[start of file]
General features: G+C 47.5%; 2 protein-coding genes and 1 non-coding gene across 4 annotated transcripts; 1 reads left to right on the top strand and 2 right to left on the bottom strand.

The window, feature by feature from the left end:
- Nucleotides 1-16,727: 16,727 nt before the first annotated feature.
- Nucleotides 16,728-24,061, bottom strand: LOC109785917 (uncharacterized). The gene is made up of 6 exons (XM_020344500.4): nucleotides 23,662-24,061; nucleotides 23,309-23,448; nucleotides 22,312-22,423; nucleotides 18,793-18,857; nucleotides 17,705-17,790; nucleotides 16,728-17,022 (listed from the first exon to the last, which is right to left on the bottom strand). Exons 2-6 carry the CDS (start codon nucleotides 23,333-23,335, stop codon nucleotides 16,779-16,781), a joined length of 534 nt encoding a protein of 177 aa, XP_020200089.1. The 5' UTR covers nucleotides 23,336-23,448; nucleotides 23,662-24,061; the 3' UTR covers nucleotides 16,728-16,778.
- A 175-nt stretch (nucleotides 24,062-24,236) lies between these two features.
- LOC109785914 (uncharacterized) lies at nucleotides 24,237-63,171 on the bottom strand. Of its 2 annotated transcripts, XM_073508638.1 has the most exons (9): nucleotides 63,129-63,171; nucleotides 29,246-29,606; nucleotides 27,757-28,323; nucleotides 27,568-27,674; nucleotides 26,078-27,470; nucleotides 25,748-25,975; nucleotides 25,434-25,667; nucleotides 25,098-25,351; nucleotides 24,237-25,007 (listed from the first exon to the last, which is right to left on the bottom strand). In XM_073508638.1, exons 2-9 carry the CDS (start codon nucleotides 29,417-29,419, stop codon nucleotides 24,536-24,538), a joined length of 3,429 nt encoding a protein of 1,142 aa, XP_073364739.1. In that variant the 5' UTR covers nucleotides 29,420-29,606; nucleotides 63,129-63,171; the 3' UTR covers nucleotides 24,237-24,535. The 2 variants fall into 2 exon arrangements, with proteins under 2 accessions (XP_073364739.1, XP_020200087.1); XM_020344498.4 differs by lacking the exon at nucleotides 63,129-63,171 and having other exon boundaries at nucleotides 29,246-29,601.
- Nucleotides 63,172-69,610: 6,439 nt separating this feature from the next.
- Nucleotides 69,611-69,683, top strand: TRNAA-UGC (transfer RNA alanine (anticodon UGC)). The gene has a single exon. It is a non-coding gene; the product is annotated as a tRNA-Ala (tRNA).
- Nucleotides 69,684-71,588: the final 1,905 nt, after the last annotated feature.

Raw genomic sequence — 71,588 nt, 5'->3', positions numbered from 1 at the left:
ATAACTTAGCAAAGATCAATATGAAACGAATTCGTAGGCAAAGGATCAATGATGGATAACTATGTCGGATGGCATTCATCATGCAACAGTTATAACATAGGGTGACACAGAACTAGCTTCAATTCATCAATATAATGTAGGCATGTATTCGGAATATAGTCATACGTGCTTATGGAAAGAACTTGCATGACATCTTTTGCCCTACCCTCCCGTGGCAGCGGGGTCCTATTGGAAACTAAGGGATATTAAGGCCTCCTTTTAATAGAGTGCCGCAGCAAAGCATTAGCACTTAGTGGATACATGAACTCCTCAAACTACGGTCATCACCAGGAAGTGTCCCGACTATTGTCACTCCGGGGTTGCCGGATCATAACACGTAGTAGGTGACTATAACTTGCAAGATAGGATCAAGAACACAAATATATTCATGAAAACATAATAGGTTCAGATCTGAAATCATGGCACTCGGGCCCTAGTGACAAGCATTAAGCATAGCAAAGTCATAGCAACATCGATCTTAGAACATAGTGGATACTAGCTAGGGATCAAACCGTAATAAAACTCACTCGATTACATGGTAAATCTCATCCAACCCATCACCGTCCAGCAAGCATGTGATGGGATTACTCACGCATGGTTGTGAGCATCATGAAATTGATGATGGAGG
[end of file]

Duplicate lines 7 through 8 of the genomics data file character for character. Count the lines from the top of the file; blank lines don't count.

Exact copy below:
- Nucleotides 63,172-69,610: 6,439 nt separating this feature from the next.
- Nucleotides 69,611-69,683, top strand: TRNAA-UGC (transfer RNA alanine (anticodon UGC)). The gene has a single exon. It is a non-coding gene; the product is annotated as a tRNA-Ala (tRNA).